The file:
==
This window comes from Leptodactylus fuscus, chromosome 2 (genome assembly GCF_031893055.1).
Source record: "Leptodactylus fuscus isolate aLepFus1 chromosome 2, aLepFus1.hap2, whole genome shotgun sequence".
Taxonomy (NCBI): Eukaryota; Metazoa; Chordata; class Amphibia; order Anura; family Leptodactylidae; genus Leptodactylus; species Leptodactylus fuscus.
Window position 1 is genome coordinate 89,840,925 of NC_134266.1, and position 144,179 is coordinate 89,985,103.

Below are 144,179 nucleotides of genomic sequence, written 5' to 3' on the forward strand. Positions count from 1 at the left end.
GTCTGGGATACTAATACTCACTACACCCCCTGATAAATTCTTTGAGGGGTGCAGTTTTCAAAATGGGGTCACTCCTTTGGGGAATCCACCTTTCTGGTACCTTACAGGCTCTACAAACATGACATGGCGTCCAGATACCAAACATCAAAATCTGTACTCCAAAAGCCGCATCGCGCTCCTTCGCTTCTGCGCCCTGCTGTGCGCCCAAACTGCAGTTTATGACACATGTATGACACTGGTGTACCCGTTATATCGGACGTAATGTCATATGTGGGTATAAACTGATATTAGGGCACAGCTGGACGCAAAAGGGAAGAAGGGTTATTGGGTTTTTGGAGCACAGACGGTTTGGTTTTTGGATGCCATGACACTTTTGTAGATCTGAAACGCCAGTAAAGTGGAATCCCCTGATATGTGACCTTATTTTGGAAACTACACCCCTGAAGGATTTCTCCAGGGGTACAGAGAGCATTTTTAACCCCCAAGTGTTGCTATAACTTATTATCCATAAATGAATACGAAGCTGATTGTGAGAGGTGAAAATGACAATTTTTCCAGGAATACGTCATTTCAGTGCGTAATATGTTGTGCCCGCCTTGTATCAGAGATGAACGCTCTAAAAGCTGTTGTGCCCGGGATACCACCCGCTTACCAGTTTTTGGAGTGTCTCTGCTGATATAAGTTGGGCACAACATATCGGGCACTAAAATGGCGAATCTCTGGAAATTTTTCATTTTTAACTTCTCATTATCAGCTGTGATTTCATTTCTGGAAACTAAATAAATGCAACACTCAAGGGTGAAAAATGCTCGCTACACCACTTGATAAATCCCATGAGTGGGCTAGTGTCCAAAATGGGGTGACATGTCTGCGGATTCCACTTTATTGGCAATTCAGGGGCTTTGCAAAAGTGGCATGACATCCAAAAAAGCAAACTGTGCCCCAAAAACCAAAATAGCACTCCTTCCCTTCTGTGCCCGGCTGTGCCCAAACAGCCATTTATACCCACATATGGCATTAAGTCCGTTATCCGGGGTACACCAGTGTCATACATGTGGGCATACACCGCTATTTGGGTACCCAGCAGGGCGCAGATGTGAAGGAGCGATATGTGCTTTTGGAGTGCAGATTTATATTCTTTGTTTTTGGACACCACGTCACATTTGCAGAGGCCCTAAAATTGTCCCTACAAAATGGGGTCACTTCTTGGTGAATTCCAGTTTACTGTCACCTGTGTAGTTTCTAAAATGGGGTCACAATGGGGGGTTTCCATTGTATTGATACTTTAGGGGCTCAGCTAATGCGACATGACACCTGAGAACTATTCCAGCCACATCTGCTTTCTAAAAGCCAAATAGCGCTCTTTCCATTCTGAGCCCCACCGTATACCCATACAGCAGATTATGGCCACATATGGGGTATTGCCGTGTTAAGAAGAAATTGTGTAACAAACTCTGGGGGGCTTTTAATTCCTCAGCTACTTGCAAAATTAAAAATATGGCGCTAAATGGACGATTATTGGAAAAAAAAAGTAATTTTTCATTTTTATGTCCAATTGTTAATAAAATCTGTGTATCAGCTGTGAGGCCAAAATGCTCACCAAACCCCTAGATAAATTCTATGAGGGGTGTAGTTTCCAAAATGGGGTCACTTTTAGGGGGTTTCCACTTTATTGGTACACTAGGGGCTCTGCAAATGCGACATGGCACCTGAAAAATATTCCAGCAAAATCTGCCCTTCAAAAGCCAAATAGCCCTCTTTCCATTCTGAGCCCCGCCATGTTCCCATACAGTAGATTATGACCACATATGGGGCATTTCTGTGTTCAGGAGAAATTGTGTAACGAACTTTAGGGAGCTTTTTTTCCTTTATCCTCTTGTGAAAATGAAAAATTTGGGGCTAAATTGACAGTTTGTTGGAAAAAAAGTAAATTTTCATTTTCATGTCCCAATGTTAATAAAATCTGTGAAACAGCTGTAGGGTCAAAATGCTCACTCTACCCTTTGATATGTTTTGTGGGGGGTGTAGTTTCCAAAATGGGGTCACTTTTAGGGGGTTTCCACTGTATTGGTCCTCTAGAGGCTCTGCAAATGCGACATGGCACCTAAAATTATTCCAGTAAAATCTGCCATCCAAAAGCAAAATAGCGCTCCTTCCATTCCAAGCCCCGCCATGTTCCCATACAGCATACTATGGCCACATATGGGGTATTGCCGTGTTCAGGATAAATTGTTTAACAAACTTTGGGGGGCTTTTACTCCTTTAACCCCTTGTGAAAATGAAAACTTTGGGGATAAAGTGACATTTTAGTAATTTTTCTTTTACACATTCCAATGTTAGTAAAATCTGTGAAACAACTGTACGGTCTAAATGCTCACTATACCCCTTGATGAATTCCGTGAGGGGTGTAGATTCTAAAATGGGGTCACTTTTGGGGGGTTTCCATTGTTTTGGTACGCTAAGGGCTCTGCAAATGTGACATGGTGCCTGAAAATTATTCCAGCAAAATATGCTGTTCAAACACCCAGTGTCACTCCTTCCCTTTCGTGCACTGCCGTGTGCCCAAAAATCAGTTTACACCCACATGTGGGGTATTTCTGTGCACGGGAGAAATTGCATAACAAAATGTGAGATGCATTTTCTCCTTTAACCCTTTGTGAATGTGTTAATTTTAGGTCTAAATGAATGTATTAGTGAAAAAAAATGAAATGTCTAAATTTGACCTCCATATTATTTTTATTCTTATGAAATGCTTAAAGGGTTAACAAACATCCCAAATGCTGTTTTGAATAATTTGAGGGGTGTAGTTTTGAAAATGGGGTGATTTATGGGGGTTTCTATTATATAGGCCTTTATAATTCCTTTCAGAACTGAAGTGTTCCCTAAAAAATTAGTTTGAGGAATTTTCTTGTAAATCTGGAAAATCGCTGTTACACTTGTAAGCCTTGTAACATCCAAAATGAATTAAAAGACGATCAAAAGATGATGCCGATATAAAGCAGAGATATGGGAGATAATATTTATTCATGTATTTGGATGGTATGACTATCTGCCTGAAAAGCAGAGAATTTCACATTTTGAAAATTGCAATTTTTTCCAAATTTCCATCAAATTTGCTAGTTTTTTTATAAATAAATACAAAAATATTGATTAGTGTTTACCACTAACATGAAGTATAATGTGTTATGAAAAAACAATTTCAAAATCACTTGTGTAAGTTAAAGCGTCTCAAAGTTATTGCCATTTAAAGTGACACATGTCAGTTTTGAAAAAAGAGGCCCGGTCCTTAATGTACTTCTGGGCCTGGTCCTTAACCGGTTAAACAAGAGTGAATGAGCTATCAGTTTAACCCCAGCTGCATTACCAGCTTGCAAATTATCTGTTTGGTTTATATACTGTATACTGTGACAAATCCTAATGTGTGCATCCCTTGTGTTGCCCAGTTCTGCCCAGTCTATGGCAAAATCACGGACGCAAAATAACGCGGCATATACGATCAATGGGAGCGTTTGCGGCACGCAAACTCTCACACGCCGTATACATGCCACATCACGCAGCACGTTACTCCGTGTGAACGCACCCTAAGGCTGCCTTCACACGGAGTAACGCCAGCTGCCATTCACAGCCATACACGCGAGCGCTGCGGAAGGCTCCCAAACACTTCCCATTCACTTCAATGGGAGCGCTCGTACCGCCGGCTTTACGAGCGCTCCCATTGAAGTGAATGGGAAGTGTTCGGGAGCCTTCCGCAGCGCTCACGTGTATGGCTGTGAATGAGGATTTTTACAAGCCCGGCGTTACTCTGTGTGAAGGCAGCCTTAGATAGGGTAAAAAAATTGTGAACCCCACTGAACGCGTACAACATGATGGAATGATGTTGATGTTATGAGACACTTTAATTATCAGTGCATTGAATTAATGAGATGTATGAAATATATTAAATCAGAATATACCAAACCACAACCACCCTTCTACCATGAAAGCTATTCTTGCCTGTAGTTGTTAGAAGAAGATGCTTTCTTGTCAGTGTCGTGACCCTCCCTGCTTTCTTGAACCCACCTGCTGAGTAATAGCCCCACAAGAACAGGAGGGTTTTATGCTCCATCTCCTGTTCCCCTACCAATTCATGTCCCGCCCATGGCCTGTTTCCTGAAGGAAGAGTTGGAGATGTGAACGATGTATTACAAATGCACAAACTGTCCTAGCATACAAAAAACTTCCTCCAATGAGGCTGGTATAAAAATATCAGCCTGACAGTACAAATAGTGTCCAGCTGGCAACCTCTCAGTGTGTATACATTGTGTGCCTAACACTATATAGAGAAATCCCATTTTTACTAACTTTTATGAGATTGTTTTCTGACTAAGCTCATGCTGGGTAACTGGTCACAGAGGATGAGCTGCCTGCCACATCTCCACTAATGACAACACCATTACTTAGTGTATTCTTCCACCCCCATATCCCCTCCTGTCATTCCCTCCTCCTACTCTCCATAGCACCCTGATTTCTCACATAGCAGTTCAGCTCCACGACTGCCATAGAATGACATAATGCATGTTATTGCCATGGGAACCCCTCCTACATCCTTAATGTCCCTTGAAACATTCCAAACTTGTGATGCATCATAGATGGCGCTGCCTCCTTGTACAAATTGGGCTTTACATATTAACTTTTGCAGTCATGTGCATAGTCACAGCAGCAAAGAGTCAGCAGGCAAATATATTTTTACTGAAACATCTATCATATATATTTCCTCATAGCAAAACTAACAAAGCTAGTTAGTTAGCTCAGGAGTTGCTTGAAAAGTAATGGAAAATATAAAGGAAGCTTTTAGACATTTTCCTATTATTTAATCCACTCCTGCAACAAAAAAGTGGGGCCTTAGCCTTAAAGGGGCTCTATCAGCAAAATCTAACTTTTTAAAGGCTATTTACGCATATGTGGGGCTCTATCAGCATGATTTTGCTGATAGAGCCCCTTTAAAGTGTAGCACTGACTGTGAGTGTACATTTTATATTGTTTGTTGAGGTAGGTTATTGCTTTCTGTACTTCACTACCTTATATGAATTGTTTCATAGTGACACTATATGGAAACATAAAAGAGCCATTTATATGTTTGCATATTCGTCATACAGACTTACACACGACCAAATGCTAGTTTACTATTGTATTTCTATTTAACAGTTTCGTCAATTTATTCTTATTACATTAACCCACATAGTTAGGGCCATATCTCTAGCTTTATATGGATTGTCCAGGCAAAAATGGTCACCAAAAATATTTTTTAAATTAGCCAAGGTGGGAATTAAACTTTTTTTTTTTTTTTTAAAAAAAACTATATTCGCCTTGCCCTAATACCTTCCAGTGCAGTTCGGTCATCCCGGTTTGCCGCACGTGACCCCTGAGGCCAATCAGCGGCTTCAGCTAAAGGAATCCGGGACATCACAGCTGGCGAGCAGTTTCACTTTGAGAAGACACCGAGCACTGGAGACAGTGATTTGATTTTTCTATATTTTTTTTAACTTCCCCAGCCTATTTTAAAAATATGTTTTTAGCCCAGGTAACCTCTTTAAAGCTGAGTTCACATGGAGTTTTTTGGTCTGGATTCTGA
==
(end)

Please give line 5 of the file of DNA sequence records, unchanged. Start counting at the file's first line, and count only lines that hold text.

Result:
Below are 144,179 nucleotides of genomic sequence, written 5' to 3' on the forward strand. Positions count from 1 at the left end.